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LINGUIST List 22.2195

Tue May 24 2011

Confs: Applied Linguistics, Psycholinguistics, Sociolinguistics/Norway

Editor for this issue: Elyssa Winzeler <elyssalinguistlist.org>

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        1.     Dagmar Haumann , (Psycho)linguistic Approaches to Language Contact, Bilingualism and Code Switching

Message 1: (Psycho)linguistic Approaches to Language Contact, Bilingualism and Code Switching
Date: 23-May-2011
From: Dagmar Haumann <dagmar.haumannuia.no>
Subject: (Psycho)linguistic Approaches to Language Contact, Bilingualism and Code Switching
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(Psycho)linguistic Approaches to Language Contact, Bilingualism and Code Switching

Date: 24-Aug-2011 - 26-Aug-2011
Location: Kristiansand, Norway
Contact: Dagmar Haumann
Contact Email: < click here to access email >
Meeting URL: http://www.uia.no/no/portaler/om_universitetet/humaniora_og_pedagogikk/doktorgradsutdanning/linguistic

Linguistic Field(s): Applied Linguistics; Psycholinguistics; Sociolinguistics

Meeting Description:

(Psycho)linguistic Approaches to Language Contact, Bilingualism and Code Switching

University of Agder
August 24-26, 2011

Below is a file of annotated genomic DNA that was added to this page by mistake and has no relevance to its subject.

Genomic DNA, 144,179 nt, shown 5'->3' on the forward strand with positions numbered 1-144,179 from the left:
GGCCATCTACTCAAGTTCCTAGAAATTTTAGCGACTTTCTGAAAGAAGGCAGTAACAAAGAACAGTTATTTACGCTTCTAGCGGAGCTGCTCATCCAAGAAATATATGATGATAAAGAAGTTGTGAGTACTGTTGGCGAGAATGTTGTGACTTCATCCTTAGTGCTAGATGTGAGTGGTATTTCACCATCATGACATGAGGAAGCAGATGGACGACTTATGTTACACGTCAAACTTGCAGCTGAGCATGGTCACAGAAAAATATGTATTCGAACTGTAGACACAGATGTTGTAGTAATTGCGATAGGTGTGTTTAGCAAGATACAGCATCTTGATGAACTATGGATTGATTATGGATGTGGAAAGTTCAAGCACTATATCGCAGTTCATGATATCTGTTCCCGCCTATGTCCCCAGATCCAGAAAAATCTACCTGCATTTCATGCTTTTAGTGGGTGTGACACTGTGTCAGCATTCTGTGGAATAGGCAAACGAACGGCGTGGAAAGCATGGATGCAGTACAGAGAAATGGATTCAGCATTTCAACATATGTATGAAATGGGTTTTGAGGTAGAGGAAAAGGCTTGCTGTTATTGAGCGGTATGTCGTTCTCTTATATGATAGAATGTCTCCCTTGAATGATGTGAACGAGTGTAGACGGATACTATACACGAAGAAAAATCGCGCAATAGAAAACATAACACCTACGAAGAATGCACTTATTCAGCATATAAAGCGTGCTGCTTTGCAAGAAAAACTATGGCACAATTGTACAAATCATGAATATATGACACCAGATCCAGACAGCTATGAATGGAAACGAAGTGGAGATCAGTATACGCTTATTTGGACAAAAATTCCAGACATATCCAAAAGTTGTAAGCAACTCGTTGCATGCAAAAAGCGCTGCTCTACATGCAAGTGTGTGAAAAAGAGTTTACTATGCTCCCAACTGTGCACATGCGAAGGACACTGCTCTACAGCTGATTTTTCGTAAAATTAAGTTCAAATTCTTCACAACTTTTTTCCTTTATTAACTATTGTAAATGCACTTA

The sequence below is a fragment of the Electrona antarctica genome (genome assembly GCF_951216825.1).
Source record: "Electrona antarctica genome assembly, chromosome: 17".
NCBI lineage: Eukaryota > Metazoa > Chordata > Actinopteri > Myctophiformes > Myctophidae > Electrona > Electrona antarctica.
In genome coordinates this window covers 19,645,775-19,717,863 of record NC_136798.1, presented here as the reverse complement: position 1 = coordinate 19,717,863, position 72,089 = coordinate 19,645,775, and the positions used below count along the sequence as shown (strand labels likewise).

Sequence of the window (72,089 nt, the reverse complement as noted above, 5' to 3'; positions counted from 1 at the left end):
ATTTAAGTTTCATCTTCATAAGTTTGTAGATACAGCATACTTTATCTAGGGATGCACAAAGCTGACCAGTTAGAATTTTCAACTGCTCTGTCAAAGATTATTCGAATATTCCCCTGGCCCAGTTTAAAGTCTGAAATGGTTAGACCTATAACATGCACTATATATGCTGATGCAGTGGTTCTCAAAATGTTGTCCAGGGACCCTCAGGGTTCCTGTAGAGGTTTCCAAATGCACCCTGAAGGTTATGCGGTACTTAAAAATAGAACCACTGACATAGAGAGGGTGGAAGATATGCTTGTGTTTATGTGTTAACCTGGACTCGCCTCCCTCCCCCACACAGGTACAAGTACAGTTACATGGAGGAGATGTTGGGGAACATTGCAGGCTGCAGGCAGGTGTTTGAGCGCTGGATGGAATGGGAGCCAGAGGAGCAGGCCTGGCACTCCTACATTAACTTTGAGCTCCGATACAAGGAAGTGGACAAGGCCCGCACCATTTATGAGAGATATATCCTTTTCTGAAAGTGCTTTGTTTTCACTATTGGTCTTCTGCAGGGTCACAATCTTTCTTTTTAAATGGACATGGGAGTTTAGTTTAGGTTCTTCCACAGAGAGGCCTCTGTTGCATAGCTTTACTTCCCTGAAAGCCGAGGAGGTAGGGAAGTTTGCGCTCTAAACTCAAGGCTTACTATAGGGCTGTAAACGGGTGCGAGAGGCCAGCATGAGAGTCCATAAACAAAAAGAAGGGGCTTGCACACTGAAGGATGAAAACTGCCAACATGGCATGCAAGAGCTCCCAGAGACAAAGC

This course is designed for PhD students in linguistics. It is a part of the PhD course program within the National Research School in Linguistics and Philology, but open to all PhD students. It is a 5 ECTS course, with 3 ECTS to be granted on the basis of regular and active participation, and 2 ECTS on the basis of a ca. 10-page essay.


Marianne Gullberg, Professor of psycholinguistics, Lund University, Sweden

Rosemarie Tracy, Professor of English Linguistics, University of Mannheim, Germany

In her four lectures, Marianne Gullberg will introduce two methodological approaches to bilingualism studies in order to discuss theoretical issues of 'knowledge' vs. real-time use of that knowledge, multimodality, and the status of monolingual, native norms. She starts by discussing online vs. offline methods for studying bilingualism more generally. In the second lecture, Gullberg focuses on online approaches to code-switching in particular looking both at mind and brain. In the third lecture, she turns to multimodal approaches to bilingualism. She first introduces gestures to show how they can shed light on linguistic issues. She then discusses bimodal bilingualism in sign language. In the last lecture, she focuses on crossmodal and crosslinguistic influences, to discuss the status of the monolingual native speaker norm.

Rosemarie Tracy's series of four lectures focuses on theoretical and empirical issues in language contact research. Tracy will first identify a range of typical phenomena (borrowing, loan translation, code-switching, attrition as a result of language contact) and discuss the theoretical challenges, both from a typological perspective (taking into account similarities and differences between languages) and from a sociolinguistic and psycholinguistic point of view (functions of mixing, what does mixing tell us about speech production, competition and monitoring?). The data discussed stem from naturalistic case studies with German immigrants in the U.S. (oral and written data) and from children growing up with English and German as two simultaneous first languages.

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